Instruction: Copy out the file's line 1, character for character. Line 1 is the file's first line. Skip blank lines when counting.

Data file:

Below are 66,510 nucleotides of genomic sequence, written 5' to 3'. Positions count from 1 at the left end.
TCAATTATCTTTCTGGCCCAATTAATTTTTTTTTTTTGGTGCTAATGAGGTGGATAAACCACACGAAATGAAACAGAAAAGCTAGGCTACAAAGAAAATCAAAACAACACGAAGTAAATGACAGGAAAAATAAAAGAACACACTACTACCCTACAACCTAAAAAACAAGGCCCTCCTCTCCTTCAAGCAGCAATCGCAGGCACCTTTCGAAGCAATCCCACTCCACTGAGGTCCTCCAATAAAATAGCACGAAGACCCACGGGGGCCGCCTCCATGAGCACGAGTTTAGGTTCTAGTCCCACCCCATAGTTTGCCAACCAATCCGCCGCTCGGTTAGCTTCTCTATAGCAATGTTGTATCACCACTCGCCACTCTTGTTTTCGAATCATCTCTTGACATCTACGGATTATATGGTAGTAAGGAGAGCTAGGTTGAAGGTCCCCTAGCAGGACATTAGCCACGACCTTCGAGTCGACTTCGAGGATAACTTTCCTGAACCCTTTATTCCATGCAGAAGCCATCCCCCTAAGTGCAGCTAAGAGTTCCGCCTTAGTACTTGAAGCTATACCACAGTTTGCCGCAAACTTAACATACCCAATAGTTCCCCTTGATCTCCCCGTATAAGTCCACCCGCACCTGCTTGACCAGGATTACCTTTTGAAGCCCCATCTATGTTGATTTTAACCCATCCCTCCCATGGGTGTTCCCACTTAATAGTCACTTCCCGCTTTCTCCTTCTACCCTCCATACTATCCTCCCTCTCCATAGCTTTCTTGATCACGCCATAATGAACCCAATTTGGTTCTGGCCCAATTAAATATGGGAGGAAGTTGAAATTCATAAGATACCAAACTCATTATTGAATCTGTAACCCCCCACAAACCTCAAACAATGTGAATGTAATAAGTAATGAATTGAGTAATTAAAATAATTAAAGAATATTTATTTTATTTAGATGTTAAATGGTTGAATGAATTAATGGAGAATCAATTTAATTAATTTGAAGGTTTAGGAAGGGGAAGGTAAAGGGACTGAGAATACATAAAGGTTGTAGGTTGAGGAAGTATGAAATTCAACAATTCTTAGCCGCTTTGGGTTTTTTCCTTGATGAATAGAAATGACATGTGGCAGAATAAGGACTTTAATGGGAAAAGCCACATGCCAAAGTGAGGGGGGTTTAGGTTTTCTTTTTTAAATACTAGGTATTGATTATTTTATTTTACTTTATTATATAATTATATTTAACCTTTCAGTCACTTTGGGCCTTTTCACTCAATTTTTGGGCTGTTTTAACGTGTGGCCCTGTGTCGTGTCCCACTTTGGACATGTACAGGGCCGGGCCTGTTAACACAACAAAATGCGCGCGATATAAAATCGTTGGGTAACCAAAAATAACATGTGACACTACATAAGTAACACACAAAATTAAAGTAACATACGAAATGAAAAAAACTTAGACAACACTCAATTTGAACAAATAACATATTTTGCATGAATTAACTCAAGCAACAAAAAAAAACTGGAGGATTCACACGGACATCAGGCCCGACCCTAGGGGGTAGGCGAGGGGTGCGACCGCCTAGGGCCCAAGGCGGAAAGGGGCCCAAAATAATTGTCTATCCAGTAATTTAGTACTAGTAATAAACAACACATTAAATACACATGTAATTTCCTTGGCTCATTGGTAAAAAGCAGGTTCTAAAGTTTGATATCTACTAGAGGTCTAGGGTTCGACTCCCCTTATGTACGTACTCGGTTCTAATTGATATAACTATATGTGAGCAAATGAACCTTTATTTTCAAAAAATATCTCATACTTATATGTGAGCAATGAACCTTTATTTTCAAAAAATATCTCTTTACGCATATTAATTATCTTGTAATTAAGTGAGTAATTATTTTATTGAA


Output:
Below are 66,510 nucleotides of genomic sequence, written 5' to 3'. Positions count from 1 at the left end.